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Is WD-40 Company (NASDAQ:WDFC) a good dividend stock? How can we tell? Dividend paying companies with growing earnings can be highly rewarding in the long term. If you are hoping to live on the income from dividends, it's important to be a lot more stringent with your investments than the average punter.
While WD-40's 1.5% dividend yield is not the highest, we think its lengthy payment history is quite interesting. The company also bought back stock during the year, equivalent to approximately 1.2% of the company's market capitalisation at the time. Some simple research can reduce the risk of buying WD-40 for its dividend - read on to learn more.
Dividends are typically paid from company earnings. If a company pays more in dividends than it earned, then the dividend might become unsustainable - hardly an ideal situation. As a result, we should always investigate whether a company can afford its dividend, measured as a percentage of a company's net income after tax. Looking at the data, we can see that 48% of WD-40's profits were paid out as dividends in the last 12 months. A medium payout ratio strikes a good balance between paying dividends, and keeping enough back to invest in the business. One of the risks is that management reinvests the retained capital poorly instead of paying a higher dividend.
In addition to comparing dividends against profits, we should inspect whether the company generated enough cash to pay its dividend. WD-40 paid out 59% of its free cash flow last year, which is acceptable, but is starting to limit the amount of earnings that can be reinvested into the business. It's encouraging to see that the dividend is covered by both profit and cash flow. This generally suggests the dividend is sustainable, as long as earnings don't drop precipitously.
Consider getting our latest analysis on WD-40's financial position here.
One of the major risks of relying on dividend income, is the potential for a company to struggle financially and cut its dividend. Not only is your income cut, but the value of your investment declines as well - nasty. For the purpose of this article, we only scrutinise the last decade of WD-40's dividend payments. During the past ten-year period, the first annual payment was US$1.00 in 2009, compared to US$2.44 last year. This works out to be a compound annual growth rate (CAGR) of approximately 9.3% a year over that time.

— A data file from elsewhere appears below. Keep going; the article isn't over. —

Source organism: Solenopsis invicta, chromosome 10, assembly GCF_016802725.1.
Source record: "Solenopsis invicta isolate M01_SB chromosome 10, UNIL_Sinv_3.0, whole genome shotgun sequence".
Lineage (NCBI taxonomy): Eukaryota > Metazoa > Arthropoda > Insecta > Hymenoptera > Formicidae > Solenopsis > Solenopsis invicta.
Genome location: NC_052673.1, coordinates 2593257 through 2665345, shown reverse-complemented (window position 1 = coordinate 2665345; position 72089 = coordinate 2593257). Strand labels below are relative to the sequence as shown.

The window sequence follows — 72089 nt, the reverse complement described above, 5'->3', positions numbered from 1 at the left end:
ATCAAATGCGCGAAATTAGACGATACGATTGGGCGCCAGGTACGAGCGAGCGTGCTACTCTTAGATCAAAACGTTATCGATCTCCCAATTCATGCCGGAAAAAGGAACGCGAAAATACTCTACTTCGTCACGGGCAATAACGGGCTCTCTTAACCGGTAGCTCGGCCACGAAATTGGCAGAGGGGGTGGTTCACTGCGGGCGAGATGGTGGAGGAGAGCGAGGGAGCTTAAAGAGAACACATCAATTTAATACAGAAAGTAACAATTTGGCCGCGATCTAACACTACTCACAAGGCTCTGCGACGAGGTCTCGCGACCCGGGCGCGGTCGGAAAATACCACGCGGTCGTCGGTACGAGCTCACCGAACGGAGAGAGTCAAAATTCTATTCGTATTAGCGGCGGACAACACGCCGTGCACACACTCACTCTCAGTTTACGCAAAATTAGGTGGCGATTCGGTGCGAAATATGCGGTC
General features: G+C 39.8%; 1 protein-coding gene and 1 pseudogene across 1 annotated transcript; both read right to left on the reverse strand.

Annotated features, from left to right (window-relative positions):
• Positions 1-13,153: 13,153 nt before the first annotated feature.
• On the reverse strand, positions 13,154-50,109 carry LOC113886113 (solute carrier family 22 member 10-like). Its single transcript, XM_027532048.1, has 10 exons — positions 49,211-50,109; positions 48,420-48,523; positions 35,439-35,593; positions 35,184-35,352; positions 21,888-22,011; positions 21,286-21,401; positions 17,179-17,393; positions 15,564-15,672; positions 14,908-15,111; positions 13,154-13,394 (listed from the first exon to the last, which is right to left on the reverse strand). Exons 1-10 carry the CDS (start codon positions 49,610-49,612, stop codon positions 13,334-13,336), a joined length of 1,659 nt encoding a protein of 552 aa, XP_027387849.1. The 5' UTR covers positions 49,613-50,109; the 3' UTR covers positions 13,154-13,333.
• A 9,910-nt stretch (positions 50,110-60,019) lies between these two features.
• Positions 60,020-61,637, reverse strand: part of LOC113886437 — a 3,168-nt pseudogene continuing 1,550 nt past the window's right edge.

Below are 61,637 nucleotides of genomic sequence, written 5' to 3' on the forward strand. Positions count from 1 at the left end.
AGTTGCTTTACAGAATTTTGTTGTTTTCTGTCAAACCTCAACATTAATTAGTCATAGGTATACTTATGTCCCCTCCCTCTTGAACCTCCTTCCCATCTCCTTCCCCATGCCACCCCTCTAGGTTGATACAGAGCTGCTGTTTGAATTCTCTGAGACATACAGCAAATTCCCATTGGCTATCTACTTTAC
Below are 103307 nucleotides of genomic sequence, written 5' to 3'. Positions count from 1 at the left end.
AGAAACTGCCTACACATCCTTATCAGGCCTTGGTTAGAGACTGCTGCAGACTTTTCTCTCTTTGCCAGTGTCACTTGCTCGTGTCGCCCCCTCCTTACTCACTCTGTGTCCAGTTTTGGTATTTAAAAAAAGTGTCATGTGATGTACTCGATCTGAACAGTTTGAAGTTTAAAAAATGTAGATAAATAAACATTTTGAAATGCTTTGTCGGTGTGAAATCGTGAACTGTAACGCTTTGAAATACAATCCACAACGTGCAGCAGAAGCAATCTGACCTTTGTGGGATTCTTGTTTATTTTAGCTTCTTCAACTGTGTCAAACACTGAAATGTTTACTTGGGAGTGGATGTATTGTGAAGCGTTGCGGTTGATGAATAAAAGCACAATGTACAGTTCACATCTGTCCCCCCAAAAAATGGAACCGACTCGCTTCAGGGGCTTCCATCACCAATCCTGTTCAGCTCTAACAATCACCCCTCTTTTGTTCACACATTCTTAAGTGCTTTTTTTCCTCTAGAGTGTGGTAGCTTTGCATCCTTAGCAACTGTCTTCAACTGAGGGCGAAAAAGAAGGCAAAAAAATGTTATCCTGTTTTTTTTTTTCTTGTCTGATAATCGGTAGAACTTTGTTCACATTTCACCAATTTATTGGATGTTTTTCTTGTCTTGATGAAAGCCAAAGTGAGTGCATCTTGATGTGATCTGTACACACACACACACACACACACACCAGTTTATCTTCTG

Dividends have grown at a reasonable rate over this period, and without any major cuts in the payment over time, we think this is an attractive combination.
Dividend Growth Potential
Examining whether the dividend is affordable and stable is important. However, it's also important to assess if earnings per share (EPS) are growing. Over the long term, dividends need to grow at or above the rate of inflation, in order to maintain the recipient's purchasing power. It's good to see WD-40 has been growing its earnings per share at 13% a year over the past 5 years. A company paying out less than a quarter of its earnings as dividends, and growing earnings at more than 10% per annum, looks to be right in the cusp of its growth phase. At the right price, we might be interested.
When we look at a dividend stock, we need to form a judgement on whether the dividend will grow, if the company is able to maintain it in a wide range of economic circumstances, and if the dividend payout is sustainable. Firstly, we like that WD-40 pays out a low fraction of earnings. It pays out a higher percentage of its cashflow, although this is within acceptable bounds. That said, we were glad to see it growing earnings and paying a fairly consistent dividend. Overall we think WD-40 scores well on our analysis. It's not quite perfect, but we'd definitely be keen to take a closer look.
See if management have their own wealth at stake, by checking insider shareholdings in WD-40 stock.
We have also put together a list of global stocks with a market capitalisation above $1bn and yielding more 3%.
We aim to bring you long-term focused research analysis driven by fundamental data. Note that our analysis may not factor in the latest price-sensitive company announcements or qualitative material.
If you spot an error that warrants correction, please contact the editor at firstname.lastname@example.org. This article by Simply Wall St is general in nature. It does not constitute a recommendation to buy or sell any stock, and does not take account of your objectives, or your financial situation. Simply Wall St has no position in the stocks mentioned. Thank you for reading.